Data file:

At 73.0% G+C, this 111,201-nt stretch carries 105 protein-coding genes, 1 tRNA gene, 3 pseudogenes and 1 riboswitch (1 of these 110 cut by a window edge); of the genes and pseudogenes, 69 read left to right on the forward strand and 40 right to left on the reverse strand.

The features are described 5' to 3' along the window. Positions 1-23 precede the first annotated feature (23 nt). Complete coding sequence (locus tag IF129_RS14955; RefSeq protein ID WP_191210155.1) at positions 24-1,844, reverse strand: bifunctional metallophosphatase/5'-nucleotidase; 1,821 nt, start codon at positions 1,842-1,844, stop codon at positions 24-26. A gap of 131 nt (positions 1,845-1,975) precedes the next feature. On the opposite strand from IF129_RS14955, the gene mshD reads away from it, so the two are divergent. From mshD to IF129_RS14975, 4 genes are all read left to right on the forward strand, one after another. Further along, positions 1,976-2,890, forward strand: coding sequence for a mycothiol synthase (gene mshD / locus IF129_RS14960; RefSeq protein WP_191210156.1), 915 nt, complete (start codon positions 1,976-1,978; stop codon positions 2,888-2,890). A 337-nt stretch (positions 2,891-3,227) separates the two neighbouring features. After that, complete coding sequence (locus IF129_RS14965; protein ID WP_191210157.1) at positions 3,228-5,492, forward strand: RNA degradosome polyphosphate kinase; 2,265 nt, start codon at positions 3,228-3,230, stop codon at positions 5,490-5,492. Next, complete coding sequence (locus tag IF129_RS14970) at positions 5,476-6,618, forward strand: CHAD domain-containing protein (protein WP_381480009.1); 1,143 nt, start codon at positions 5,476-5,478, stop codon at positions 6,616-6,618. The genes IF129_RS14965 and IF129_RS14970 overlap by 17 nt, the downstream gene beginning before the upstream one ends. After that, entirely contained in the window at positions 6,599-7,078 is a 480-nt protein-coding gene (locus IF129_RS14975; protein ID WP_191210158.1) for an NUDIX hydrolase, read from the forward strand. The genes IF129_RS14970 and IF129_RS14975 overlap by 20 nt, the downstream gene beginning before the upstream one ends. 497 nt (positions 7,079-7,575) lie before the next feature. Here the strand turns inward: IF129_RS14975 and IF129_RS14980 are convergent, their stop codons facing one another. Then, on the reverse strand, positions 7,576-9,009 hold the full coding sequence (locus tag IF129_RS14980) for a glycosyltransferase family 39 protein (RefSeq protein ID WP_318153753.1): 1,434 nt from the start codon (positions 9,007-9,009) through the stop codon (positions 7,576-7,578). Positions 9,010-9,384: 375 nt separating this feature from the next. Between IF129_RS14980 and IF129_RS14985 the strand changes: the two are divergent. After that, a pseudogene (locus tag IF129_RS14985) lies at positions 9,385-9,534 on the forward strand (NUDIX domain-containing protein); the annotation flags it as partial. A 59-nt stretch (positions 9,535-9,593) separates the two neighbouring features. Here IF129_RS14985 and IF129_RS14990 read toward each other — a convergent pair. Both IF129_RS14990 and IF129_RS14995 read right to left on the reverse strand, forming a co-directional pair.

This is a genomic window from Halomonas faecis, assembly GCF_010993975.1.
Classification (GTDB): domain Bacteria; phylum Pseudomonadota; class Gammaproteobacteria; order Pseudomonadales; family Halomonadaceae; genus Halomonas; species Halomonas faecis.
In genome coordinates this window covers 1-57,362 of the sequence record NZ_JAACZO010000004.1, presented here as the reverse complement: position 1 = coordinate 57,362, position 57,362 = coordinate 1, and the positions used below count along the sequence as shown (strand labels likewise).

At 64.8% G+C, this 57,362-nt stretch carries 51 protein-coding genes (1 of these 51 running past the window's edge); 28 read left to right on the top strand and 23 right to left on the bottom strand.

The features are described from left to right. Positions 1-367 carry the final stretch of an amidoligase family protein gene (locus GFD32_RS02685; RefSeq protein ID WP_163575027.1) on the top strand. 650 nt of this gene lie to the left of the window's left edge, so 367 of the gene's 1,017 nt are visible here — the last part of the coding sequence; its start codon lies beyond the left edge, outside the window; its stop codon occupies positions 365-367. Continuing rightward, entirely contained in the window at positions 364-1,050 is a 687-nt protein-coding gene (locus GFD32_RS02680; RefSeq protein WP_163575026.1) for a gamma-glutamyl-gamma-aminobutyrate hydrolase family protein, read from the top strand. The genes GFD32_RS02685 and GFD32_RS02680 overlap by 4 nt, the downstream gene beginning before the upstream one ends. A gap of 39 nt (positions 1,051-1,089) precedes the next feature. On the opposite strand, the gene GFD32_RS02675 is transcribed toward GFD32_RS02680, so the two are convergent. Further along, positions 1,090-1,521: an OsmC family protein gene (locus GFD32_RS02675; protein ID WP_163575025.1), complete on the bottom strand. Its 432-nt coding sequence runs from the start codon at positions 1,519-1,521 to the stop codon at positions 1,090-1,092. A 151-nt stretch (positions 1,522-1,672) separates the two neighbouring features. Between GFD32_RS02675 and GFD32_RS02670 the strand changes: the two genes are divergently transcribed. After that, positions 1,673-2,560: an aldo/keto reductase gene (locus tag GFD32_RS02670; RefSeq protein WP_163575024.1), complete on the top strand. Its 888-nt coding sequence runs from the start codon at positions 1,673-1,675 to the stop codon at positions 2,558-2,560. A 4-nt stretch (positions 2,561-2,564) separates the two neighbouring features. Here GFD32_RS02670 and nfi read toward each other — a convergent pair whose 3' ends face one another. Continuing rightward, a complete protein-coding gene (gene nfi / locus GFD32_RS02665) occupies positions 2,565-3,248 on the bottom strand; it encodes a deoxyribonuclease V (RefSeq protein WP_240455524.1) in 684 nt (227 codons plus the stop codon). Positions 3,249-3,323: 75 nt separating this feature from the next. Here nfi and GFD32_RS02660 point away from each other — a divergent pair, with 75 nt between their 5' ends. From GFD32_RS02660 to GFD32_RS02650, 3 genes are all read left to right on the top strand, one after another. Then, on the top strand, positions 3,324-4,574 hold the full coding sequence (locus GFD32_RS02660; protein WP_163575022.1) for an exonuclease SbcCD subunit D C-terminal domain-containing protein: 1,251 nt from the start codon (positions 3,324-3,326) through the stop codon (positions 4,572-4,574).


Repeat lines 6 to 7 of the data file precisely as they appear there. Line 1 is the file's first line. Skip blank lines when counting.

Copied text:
At 64.8% G+C, this 57,362-nt stretch carries 51 protein-coding genes (1 of these 51 running past the window's edge); 28 read left to right on the top strand and 23 right to left on the bottom strand.

The features are described from left to right. Positions 1-367 carry the final stretch of an amidoligase family protein gene (locus GFD32_RS02685; RefSeq protein ID WP_163575027.1) on the top strand. 650 nt of this gene lie to the left of the window's left edge, so 367 of the gene's 1,017 nt are visible here — the last part of the coding sequence; its start codon lies beyond the left edge, outside the window; its stop codon occupies positions 365-367. Continuing rightward, entirely contained in the window at positions 364-1,050 is a 687-nt protein-coding gene (locus GFD32_RS02680; RefSeq protein WP_163575026.1) for a gamma-glutamyl-gamma-aminobutyrate hydrolase family protein, read from the top strand. The genes GFD32_RS02685 and GFD32_RS02680 overlap by 4 nt, the downstream gene beginning before the upstream one ends. A gap of 39 nt (positions 1,051-1,089) precedes the next feature. On the opposite strand, the gene GFD32_RS02675 is transcribed toward GFD32_RS02680, so the two are convergent. Further along, positions 1,090-1,521: an OsmC family protein gene (locus GFD32_RS02675; protein ID WP_163575025.1), complete on the bottom strand. Its 432-nt coding sequence runs from the start codon at positions 1,519-1,521 to the stop codon at positions 1,090-1,092. A 151-nt stretch (positions 1,522-1,672) separates the two neighbouring features. Between GFD32_RS02675 and GFD32_RS02670 the strand changes: the two genes are divergently transcribed. After that, positions 1,673-2,560: an aldo/keto reductase gene (locus tag GFD32_RS02670; RefSeq protein WP_163575024.1), complete on the top strand. Its 888-nt coding sequence runs from the start codon at positions 1,673-1,675 to the stop codon at positions 2,558-2,560. A 4-nt stretch (positions 2,561-2,564) separates the two neighbouring features. Here GFD32_RS02670 and nfi read toward each other — a convergent pair whose 3' ends face one another. Continuing rightward, a complete protein-coding gene (gene nfi / locus GFD32_RS02665) occupies positions 2,565-3,248 on the bottom strand; it encodes a deoxyribonuclease V (RefSeq protein WP_240455524.1) in 684 nt (227 codons plus the stop codon). Positions 3,249-3,323: 75 nt separating this feature from the next. Here nfi and GFD32_RS02660 point away from each other — a divergent pair, with 75 nt between their 5' ends. From GFD32_RS02660 to GFD32_RS02650, 3 genes are all read left to right on the top strand, one after another. Then, on the top strand, positions 3,324-4,574 hold the full coding sequence (locus GFD32_RS02660; protein WP_163575022.1) for an exonuclease SbcCD subunit D C-terminal domain-containing protein: 1,251 nt from the start codon (positions 3,324-3,326) through the stop codon (positions 4,572-4,574).